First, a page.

I responded to an email from a man I had never met. Joe Lambert, Executive Director of the Center for Digital Storytelling, had sent an email to past participants of StoryCenter workshops promoting an upcoming session on civil rights that would commemorate the 50th Anniversary of the March on Washington. My response was simple; I said that I probably knew a few people in DC and other cities who would be interested in attending a workshop.
My family’s history and active involvement in the Civil Rights movement began four generations ago in Selma, Alabama where my great-grandparents and their children tended cotton fields. As a child, I heard their intergenerational stories about sharecropping, Jim Crowism, and “Daddy King” around the dinner table. My grandmother, who recently turned 92, participated in the Bloody Sunday March with John Lewis and Dr. King. In the 1970s, when Shirley Chisholm ran for president, years before there was Hilary Clinton, my mother and Ms. Shirley took me with them to voter registration events every Saturday. I don’t think I knew what voting was, but I knew Dr. King had given up his life for my right to vote. I also knew that Dr. King and his fight for black civil rights would, in many ways, define me.
As my sister was teaching me to read and write, my mother was in the background telling me that I would go to college, because Thurgood Marshall went all the way to the Supreme Court in Washington so I could attend school. At night, over dinner, my father would ask us what we learned during the day because we were to join DuBois’ “Talented Tenth” and “uplift our people.” On Sundays, at the First Shiloh Baptist Church, I learned that God gave me this life to serve and to build his “Beloved Community” – on Earth and in heaven. With time, I would follow this path; my dissertation evaluated Dr. King’s Beloved Community principles to faith-based community and economic development corporations.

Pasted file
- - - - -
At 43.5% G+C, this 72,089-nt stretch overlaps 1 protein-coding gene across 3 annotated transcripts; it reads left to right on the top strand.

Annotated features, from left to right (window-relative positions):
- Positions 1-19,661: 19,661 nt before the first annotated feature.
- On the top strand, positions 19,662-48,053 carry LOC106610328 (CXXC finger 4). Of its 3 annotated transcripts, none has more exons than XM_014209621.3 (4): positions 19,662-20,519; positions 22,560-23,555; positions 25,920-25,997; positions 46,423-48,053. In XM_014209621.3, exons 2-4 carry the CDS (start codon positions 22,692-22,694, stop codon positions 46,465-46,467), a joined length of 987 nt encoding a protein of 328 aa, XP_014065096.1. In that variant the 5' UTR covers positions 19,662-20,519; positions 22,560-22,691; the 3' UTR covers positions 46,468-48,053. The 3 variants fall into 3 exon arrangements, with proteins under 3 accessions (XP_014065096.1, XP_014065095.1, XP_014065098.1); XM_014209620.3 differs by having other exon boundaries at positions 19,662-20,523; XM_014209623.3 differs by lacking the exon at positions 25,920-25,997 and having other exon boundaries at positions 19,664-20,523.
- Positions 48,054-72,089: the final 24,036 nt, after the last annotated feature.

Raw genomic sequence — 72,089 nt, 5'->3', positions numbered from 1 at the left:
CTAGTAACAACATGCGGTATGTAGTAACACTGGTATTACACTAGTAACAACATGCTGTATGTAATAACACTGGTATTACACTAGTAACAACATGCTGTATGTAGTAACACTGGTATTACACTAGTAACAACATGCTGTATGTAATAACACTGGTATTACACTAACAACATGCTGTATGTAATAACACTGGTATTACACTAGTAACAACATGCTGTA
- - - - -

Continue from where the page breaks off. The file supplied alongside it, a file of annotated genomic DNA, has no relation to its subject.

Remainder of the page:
Honestly, most of the time I had no idea what my family members were talking about. I was fairly certain that these conversations were not taking place in the homes next door and across the street in our predominately Jewish community in western New York.
But then I started to see and experience things. In music class, my teacher sent me to the principal's office when I would not sing Dixieland. At the roller skating rink, a boy called me a “Nigger.” In English class, my teacher didn’t want me to cite a poem by Langston Hughes.
On Saturdays, my Dad would drive me into the City where I went to Saturday school at the Center for Positive Thought. The children there didn’t have winter coats – one could barely survive the winter in Buffalo without a coat. The neighborhood parks had broken glass, broken swings, broken slides – broken people – broken dreams. Even as a child, these things were clear to me.
Dr. King was right; something was wrong with this American dream.
As a student at the University of Cincinnati, my response to what I was seeing and experiencing was to protest – protest economic disparity, protest racial and gender inequality, protest the lack of lack African American faculty on campus, protest Apartheid…and, of course, to register others to vote!
So, you see, when Joe sent his email, I thought I knew a thing or two about civil and human rights.
Usually, when we sit in story circle, I close my eyes when people share their stories. As a facilitator, you never really know what stories will reveal themselves in the circle. You just pray that love, grace, and wisdom will also show up. They usually do.
But, in Washington, Pratishtha also showed up – and she is fighting the good fight for immigration rights – a fight that her family also began generations ago. When Prathishtha began speaking, my eyes opened and I began to see the struggle for civil and human rights with new eyes – Listen Deeply to her story – because all together we can make a difference so she too can live an American dream.